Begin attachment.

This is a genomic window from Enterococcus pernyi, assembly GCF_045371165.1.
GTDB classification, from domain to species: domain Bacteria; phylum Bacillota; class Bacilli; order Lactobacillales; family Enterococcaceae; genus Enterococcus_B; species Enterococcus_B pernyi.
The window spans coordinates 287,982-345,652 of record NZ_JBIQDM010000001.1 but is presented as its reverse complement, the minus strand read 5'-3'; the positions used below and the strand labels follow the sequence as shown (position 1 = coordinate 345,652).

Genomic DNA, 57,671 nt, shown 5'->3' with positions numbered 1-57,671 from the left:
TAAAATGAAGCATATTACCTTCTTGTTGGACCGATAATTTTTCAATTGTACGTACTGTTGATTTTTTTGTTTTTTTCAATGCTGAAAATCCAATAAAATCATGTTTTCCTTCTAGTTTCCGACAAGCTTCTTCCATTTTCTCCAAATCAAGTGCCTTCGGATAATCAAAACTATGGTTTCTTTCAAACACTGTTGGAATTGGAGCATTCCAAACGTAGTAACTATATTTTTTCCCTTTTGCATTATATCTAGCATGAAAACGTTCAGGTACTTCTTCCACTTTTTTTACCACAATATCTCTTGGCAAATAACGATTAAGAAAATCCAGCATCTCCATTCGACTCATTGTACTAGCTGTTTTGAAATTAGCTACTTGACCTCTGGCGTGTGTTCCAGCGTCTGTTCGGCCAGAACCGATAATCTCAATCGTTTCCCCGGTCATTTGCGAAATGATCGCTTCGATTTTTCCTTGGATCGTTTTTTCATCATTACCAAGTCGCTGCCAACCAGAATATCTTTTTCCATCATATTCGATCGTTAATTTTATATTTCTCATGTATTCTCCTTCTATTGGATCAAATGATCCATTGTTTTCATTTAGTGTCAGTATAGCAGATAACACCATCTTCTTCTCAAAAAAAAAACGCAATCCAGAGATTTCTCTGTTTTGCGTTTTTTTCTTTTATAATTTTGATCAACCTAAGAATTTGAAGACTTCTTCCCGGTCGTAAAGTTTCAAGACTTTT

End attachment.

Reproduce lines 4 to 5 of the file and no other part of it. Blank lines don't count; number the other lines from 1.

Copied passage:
Genomic DNA, 57,671 nt, shown 5'->3' with positions numbered 1-57,671 from the left:
TAAAATGAAGCATATTACCTTCTTGTTGGACCGATAATTTTTCAATTGTACGTACTGTTGATTTTTTTGTTTTTTTCAATGCTGAAAATCCAATAAAATCATGTTTTCCTTCTAGTTTCCGACAAGCTTCTTCCATTTTCTCCAAATCAAGTGCCTTCGGATAATCAAAACTATGGTTTCTTTCAAACACTGTTGGAATTGGAGCATTCCAAACGTAGTAACTATATTTTTTCCCTTTTGCATTATATCTAGCATGAAAACGTTCAGGTACTTCTTCCACTTTTTTTACCACAATATCTCTTGGCAAATAACGATTAAGAAAATCCAGCATCTCCATTCGACTCATTGTACTAGCTGTTTTGAAATTAGCTACTTGACCTCTGGCGTGTGTTCCAGCGTCTGTTCGGCCAGAACCGATAATCTCAATCGTTTCCCCGGTCATTTGCGAAATGATCGCTTCGATTTTTCCTTGGATCGTTTTTTCATCATTACCAAGTCGCTGCCAACCAGAATATCTTTTTCCATCATATTCGATCGTTAATTTTATATTTCTCATGTATTCTCCTTCTATTGGATCAAATGATCCATTGTTTTCATTTAGTGTCAGTATAGCAGATAACACCATCTTCTTCTCAAAAAAAAAACGCAATCCAGAGATTTCTCTGTTTTGCGTTTTTTTCTTTTATAATTTTGATCAACCTAAGAATTTGAAGACTTCTTCCCGGTCGTAAAGTTTCAAGACTTTT